MMA loans

The Fed raises its interest rates. What does this mean for California?

Credit card interest rates will increase. Homebuyers will pay more each month for their mortgages. And there are more increases to come as the year progresses.

The Federal Reserve announced Wednesday it would raise a key interest rate by half a percentage point, an unusually large jump.

This will be a jolt for most consumers, although it’s not one they’ll see immediately.

Most rates, however, were already up in anticipation of Fed action, said Song Won Sohn, president of SS Economics, a Los Angeles-based advisory firm.

Colleen McCreary, consumer finance advocate at Credit Karma, said “the planned rate hikes will impact most people, making it much more expensive to borrow, and the same goes for Californians.” But some groups may feel the brunt of rate increases more than others.

“Rate hikes can hurt low-income households and consumers with low credit ratings, especially those who typically depend on credit to make ends meet,” she said in an email to The Bee.

“Remember that in this environment, the more you borrow, the more you are likely to pay.”

While this rate hike won’t drastically change anyone’s shopping habits anytime soon, it’s likely to be another step in triggering a chilling effect on consumer behavior.

“It’s like being an MMA fighter,” said Matt Schulzchief industry analyst at LendingTree, citing mixed martial arts.

“That first punch or kick probably won’t knock you out, but if you keep taking hit after hit, you might find yourself on the mat before too long,” he said.

Here are the expert perspectives:

Lodging

Mortgage rates in California could soon climb to an average slightly above their current level of 5% for a fixed-rate loan, said Jordan Levine, chief economist at the California Association of Realtors.

That means someone buying a home at the median price, projected this year at around $835,000, would pay around $800 more per month than if they had bought it when rates were around 3% in the beginning. of this year.

Data from real estate agents showed that in Sacramento County, the median price of a home in the first quarter was $545,000, requiring a minimum annual income of $108,000. The monthly payment averaged $2,700.

In Fresno County, the median was $405,000. The minimum qualifying income was $80,400 and the average monthly payment was $2,010.

In Stanislaus County, the median was $460,000. The minimum income was $91,200 and the average monthly payment was $2,280.

In San Luis Obispo County, the median was $852,250. The minimum income was $168,800 and the average monthly payment was $4,220.

Levine noted that mortgage interest rates rose about 5% or slightly more in anticipation of Fed action.

“In the short term, I think the selling will hold,” he said, as buyers expect rates to rise again, creating a sense of urgency for buyers committed to closing a sale before the price hits. it becomes more expensive to borrow.

But as the year progresses and the Fed raises rates further, Levine thinks the trend “will eventually dampen home sales. Still in an excess demand environment. I think at the margin there will be people who will not be able to absorb the increased costs.

Robert Lapsley, chairman of the Business Roundtable, cited another factor that could affect sales. “It could have more of an impact on the psychology of our housing market for first-time buyers,” he said.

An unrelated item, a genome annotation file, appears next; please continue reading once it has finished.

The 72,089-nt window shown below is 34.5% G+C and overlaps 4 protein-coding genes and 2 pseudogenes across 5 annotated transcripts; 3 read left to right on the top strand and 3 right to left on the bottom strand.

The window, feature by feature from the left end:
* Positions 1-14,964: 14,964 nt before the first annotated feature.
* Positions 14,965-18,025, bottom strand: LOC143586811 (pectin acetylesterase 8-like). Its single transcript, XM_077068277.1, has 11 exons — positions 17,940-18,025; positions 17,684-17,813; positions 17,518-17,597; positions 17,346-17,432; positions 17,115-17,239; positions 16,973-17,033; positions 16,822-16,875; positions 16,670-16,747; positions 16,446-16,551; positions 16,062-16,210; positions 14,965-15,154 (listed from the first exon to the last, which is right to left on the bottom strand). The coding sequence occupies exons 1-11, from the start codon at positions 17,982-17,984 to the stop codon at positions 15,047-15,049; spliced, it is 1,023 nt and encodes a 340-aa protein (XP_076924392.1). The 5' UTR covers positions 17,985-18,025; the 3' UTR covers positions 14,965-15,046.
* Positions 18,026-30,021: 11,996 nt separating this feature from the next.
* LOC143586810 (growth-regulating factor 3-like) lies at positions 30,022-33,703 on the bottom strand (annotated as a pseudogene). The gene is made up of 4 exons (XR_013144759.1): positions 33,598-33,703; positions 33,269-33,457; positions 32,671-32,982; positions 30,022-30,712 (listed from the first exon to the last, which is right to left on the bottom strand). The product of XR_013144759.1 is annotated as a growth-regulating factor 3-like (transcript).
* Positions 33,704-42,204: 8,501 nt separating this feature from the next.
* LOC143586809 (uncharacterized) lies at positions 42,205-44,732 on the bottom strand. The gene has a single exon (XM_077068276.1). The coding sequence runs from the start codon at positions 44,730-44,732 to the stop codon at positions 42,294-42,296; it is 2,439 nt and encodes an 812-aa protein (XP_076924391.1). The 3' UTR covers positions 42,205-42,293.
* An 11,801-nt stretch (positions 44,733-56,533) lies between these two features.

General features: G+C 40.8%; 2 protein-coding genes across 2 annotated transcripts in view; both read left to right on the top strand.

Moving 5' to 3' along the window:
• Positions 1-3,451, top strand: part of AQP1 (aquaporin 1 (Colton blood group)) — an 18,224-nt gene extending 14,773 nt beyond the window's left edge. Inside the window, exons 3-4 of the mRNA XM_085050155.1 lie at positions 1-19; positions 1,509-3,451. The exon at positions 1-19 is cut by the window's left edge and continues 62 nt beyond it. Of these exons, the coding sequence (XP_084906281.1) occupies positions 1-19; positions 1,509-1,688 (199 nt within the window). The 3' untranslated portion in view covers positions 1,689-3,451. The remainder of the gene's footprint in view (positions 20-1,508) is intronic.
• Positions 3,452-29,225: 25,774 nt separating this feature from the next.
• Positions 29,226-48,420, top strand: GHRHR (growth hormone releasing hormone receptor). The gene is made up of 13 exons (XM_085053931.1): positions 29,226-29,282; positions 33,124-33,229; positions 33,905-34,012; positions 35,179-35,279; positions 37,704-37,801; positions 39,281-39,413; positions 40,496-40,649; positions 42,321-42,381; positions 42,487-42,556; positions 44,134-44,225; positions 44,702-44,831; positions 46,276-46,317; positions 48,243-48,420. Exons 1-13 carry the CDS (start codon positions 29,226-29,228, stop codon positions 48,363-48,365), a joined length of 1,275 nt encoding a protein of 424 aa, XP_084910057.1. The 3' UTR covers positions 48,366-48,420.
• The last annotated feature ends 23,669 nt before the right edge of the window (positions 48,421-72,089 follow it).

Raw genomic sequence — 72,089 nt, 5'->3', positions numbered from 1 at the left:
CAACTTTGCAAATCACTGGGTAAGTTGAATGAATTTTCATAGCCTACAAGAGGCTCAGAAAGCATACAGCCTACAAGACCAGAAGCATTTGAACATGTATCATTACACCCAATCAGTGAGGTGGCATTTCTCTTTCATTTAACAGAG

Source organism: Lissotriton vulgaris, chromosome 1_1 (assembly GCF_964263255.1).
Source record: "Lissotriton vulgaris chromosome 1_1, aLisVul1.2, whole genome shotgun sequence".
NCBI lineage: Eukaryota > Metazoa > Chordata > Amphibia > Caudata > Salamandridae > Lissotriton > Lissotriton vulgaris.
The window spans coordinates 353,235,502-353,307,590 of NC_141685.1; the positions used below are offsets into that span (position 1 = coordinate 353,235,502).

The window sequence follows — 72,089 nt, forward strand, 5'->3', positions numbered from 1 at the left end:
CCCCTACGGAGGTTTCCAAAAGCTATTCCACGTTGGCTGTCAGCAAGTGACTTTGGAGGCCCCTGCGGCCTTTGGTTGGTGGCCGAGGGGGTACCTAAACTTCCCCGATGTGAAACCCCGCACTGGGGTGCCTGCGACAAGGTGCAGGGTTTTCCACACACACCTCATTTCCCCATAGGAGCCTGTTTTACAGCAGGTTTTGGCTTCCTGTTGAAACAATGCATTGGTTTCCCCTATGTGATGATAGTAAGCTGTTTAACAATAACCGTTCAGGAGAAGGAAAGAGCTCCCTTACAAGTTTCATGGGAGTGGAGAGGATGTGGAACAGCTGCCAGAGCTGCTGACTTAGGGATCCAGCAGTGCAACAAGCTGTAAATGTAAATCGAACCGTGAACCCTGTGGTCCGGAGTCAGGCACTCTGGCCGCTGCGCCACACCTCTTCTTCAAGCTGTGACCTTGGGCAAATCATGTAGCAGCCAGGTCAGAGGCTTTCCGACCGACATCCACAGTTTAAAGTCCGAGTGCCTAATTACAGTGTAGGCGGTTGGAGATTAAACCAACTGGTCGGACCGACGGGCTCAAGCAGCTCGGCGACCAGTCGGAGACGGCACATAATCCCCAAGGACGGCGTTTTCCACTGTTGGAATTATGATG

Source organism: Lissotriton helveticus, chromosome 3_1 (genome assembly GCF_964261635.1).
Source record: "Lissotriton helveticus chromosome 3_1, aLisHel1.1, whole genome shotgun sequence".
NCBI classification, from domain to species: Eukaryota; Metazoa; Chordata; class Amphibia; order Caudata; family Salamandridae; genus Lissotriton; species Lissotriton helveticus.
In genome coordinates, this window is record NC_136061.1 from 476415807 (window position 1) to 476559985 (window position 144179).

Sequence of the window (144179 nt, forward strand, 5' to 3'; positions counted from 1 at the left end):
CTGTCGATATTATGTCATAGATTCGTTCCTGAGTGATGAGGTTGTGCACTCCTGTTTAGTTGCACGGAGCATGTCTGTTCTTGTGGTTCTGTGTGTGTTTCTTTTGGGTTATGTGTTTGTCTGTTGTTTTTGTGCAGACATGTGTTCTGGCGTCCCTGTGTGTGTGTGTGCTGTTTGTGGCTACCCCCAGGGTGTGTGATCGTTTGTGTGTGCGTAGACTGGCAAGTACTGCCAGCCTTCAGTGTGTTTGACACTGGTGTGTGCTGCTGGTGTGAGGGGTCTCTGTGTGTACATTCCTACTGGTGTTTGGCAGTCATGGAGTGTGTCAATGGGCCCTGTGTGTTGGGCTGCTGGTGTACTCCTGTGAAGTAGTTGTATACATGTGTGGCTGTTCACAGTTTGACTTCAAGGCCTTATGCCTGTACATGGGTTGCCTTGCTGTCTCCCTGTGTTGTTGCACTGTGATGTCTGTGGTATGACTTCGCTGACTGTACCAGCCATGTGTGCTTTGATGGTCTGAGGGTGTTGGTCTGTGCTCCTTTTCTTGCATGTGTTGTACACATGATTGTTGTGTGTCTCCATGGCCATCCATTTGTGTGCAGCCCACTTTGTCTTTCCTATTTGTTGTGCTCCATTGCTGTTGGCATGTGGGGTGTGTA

Credit card

Schulz of Lending Tree estimates that your current credit card rate “will likely increase within a billing cycle or two after this rate hike.” If you shop for a new credit card, you will see the effects even faster.

He reviews about 200 cards each month and found that less than a month after the Fed’s last rate hike, 75% of the cards had raised interest rates.

Credit Karma’s McCreary said the immediate impact on credit card rates will be minimal, but consumers with “high” balances on high-interest cards may feel the pinch more.

McCreary recommends people with unpaid credit card debt prepare by focusing on paying off the balance or, as Schulz advised, consolidating it into a personal loan or balance transfer card.

“Personal loan rates are generally lower than credit card interest rates, and if you have multiple outstanding credit card balances, a balance transfer card often comes with an introductory APR of 0% “, she said.

Car loans

While a half percentage point may not seem like much, Kelley Blue Book editor Brian Moody said it comes at a time when other factors are driving up the cost of buying and owning a vehicle.

Car and gas prices — which still average more than $5 a gallon in California — are high. Now, with rising interest rates, loans will be more expensive, he said.

Moody’s said more people would likely finance a larger amount of money for the cars or could finance one for a longer period to lower the payments.

“It’s also difficult because even if you lower your monthly payment, you’ll end up paying more for the car because you’ve extended your loan,” he said.

Savings

Those with savings accounts can enjoy the bright side of rising rates.

“Higher rates mean consumers who save this year will produce more returns than they did last year, and that all helps, especially with inflation at a 40-year high,” McCeary said.

According to Discover, an online bank and payment service provider, when the Fed raises interest rates, banks can increase interest on savings accounts prices too.

But you won’t see this additional change happening immediately. You can check the interest rate you earn with your bank by the annual percentage yield on your account.

This story was originally published May 4, 2022 11:46 a.m.

David Lightman is McClatchy’s chief congressional correspondent. He has been writing, editing, and teaching for nearly 50 years, with stops in Hagerstown, Riverside, California, Annapolis, Baltimore, and since 1981, Washington.